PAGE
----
The rise of construction disputes in investor-state arbitration
Recent years have seen a growing trend of construction disputes being referred to the International Centre for the Settlement of Investment Disputes (ICSID). Construction disputes have accounted for around 15% of new cases registered at ICSID each year since 2017, more than double the previous five years. When construction disputes serve as the basis of treaty claims, it can significantly increase the overall complexity, duration and cost of the dispute.
It is likely that we will see more construction disputes referred to investment arbitration in 2022 and beyond, in view of:
- complications resulting from the Covid-19 pandemic, which impacted contractors and employers alike;
- the availability of third-party litigation funding for contractors with viable, or potentially viable, claims; and
- continued government investment in infrastructure projects in a number of regions, which is giving rise to increasingly complex construction projects.
We set out below some of the key issues that distinguish these disputes from other investment treaty arbitrations and which must be considered at the outset.
Getting the blend of experience right on the tribunal
Choosing the right tribunal is always important but it is critical for treaty claims arising out of construction disputes. The tribunal should, of course, be experienced in treaty claims and public international law but, ideally, in construction disputes as well.
Construction disputes typically involve a high degree of technical complexity specific to the construction industry. Familiarity with the types of contracts commonly used, the expert disciplines relied upon in construction disputes and the relevant terminology can be a significant advantage. As the rise of construction disputes in public international law is relatively recent, there is at present a comparatively small pool of arbitrators combining these disciplines.
Establishing there is a protected investment
Another key issue will be whether the construction project constitutes a protected investment under the relevant investment treaty and, where relied on, the ICSID Convention. Subject to any particular wording in the treaty, a construction project may qualify as a protected investment, provided it satisfies certain criteria. These include that the project has a certain duration, involves the would-be investor undertaking a degree of risk and making a contribution to the economic development of the host State, i.e. the State where the project is being constructed.
Past examples of construction projects deemed to be protected investments include the reconstruction of a highway (CMC Muratori v Mozambique (ICSID Case No. ARB/17/23), the construction of an airport (Staur Eiendom v Latvia (ICSID Case No. ARB/16/38)), the planning and construction of bridges (Garanti Koza v Turkmenistan (ICSID Case No. ARB/11/20)), and the renovation of a four-star hotel (Alpha Projektholding v Ukraine (ICSID Case No. ARB/07/16)).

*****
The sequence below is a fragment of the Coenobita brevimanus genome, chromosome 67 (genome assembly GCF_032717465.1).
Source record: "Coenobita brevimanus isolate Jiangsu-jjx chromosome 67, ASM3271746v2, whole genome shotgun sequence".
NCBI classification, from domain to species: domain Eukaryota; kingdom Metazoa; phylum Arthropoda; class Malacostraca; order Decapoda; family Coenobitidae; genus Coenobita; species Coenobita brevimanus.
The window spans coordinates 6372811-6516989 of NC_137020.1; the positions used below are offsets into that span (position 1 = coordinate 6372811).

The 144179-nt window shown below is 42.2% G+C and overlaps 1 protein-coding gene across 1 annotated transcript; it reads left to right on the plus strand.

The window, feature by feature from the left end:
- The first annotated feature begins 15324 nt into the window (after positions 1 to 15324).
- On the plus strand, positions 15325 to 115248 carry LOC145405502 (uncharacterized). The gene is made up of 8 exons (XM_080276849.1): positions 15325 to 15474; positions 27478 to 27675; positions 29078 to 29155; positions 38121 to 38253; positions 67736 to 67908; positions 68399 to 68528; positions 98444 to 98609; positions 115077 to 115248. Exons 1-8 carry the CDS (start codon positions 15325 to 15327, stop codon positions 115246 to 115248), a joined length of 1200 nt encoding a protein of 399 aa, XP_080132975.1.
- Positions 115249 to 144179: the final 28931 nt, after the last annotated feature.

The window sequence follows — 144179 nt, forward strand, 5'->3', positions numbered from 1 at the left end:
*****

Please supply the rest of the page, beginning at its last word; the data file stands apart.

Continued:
Attributing the impugned conduct to the State
It will also be important to address the identity of the employer in the construction project. Where the employer is not the State or government itself, but rather a State-owned or State-funded entity, a critical question will be the extent to which the employer’s conduct can be attributable to the State under international law. Relevant to this assessment will be whether that entity or agency is a State organ, exercises any government or sovereign power, or that it acted under the direct control or instructions of the State.
Proving breach of the construction contract may not be enough to show a breach of treaty
Even where a party has a protected investment and can attribute conduct to the State, it still has to demonstrate a treaty breach. Establishing that alleged conduct amounts to a breach of investment protection standards is a different, and significantly higher, standard than showing a breach of contract. Treaty standards that are commonly invoked in construction disputes include:
Unlawful expropriation: Investment treaties often prohibit a State from expropriating the rights of the investor without compensation. There would be an expropriation if, for instance, the State deprived the investor of remuneration under the relevant contract (e.g. Alpha Projektholding GmbH v Ukraine (ICSID Case No. ARB/07/16)), such that the investment is significantly deprived of its value.
Fair and equitable treatment: Investment treaties commonly oblige States to provide investors with fair and equitable treatment. This far-reaching protection may be breached if, for example, the State unexpectedly and fundamentally changed its legislation and regulations applicable to the project (e.g. PSEG v Turkey (ICSID Case No. ARB/02/5)).
Umbrella clause: Certain investment treaties provide a so-called “umbrella clause”. These require that States comply with undertakings entered into with regard to protected investments. Umbrella clauses are usually highly specific and their effects remain debated. Certain parties have argued that, if a State breaches its contractual undertakings through the exercise of sovereign power, the umbrella clause may elevate the contractual breach to treaty level, resulting in potential liability under international law (e.g. Malicorp v Egypt (ICSID Case No. ARB/08/18)), but this view is not universal.